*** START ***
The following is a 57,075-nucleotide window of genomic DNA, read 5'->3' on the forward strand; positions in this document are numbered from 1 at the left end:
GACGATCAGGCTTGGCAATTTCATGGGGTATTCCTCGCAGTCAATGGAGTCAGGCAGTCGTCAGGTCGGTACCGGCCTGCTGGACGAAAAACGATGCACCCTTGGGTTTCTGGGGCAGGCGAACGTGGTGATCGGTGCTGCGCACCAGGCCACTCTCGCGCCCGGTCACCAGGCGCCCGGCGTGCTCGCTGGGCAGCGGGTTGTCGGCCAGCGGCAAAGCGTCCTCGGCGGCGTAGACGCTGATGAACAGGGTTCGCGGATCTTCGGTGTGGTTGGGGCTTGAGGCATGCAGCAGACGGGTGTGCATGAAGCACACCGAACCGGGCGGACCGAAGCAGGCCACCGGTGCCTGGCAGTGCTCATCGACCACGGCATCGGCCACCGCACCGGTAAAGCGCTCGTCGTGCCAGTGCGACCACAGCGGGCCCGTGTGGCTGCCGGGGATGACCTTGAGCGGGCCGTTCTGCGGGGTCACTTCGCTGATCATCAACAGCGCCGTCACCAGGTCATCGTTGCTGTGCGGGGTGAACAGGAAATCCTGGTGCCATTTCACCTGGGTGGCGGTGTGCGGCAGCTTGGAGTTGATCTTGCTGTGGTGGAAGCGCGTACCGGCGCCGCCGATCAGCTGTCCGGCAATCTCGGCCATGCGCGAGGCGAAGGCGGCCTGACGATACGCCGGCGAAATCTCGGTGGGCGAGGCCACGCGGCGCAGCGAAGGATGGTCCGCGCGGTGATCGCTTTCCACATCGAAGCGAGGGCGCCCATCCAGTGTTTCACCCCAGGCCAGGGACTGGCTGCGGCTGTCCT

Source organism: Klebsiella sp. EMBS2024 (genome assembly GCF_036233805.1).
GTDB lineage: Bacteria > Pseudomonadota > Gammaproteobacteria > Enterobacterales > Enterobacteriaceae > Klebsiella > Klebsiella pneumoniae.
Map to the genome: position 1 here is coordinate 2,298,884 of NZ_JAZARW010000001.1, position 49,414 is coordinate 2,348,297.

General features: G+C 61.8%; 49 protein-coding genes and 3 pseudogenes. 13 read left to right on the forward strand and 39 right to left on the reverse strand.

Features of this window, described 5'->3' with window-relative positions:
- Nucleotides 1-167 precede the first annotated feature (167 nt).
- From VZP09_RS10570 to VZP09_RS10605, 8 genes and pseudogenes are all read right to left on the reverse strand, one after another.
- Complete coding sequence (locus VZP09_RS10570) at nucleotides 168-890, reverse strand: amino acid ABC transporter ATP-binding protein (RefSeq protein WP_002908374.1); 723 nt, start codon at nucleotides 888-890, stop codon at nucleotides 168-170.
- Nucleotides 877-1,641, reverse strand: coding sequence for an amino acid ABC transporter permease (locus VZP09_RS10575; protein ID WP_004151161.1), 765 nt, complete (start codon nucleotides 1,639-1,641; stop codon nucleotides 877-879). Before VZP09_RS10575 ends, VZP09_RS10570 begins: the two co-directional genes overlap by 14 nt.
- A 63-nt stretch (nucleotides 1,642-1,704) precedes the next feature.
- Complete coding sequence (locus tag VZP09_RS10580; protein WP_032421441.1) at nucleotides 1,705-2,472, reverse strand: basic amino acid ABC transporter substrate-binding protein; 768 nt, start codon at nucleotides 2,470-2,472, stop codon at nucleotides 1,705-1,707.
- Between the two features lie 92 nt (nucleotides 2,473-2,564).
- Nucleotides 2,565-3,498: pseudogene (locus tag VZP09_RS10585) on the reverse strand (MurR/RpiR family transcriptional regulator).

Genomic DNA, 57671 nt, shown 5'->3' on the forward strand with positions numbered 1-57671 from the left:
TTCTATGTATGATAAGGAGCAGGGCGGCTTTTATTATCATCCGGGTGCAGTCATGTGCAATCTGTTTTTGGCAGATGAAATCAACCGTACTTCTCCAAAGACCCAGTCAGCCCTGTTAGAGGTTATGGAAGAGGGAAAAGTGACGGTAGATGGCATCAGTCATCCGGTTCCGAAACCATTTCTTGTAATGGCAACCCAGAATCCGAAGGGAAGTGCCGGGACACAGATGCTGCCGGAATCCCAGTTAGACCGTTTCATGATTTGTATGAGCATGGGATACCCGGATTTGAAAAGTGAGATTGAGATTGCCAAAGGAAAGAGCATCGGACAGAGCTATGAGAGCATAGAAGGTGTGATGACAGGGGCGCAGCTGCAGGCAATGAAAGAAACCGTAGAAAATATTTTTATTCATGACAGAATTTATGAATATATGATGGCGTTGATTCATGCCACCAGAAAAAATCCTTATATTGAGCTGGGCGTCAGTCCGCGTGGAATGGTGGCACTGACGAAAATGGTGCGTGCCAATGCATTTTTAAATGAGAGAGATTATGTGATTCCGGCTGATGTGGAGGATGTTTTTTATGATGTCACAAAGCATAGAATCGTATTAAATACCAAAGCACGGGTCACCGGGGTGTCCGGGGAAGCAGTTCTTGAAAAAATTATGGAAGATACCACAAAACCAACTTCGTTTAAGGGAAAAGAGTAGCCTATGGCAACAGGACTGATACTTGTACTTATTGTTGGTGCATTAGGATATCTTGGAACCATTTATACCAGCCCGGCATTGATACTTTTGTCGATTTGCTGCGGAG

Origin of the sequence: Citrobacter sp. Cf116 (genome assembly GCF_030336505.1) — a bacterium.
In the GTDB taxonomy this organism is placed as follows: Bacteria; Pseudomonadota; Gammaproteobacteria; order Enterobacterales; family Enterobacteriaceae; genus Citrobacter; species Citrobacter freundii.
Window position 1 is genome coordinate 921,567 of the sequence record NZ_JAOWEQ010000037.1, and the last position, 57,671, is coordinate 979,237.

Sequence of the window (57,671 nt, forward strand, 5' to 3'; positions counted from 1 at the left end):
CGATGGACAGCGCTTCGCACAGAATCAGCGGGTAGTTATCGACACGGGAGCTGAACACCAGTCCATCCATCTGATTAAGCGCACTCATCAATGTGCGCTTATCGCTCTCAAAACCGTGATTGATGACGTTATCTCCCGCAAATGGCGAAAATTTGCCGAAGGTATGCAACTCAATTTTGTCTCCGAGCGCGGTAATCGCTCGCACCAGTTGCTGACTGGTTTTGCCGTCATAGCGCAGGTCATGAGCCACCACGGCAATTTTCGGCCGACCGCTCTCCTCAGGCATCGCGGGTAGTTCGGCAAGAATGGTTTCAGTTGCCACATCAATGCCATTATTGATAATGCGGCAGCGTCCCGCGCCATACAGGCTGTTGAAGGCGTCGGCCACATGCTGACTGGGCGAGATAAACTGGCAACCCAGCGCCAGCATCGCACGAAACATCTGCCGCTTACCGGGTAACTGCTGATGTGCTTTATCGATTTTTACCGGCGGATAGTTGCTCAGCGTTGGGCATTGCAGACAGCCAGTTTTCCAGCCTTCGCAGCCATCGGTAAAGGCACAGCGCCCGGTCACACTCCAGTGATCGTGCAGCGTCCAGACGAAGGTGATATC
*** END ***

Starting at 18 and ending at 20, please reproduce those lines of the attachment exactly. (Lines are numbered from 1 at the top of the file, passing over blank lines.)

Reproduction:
Origin of the sequence: Citrobacter sp. Cf116 (genome assembly GCF_030336505.1) — a bacterium.
In the GTDB taxonomy this organism is placed as follows: Bacteria; Pseudomonadota; Gammaproteobacteria; order Enterobacterales; family Enterobacteriaceae; genus Citrobacter; species Citrobacter freundii.
Window position 1 is genome coordinate 921,567 of the sequence record NZ_JAOWEQ010000037.1, and the last position, 57,671, is coordinate 979,237.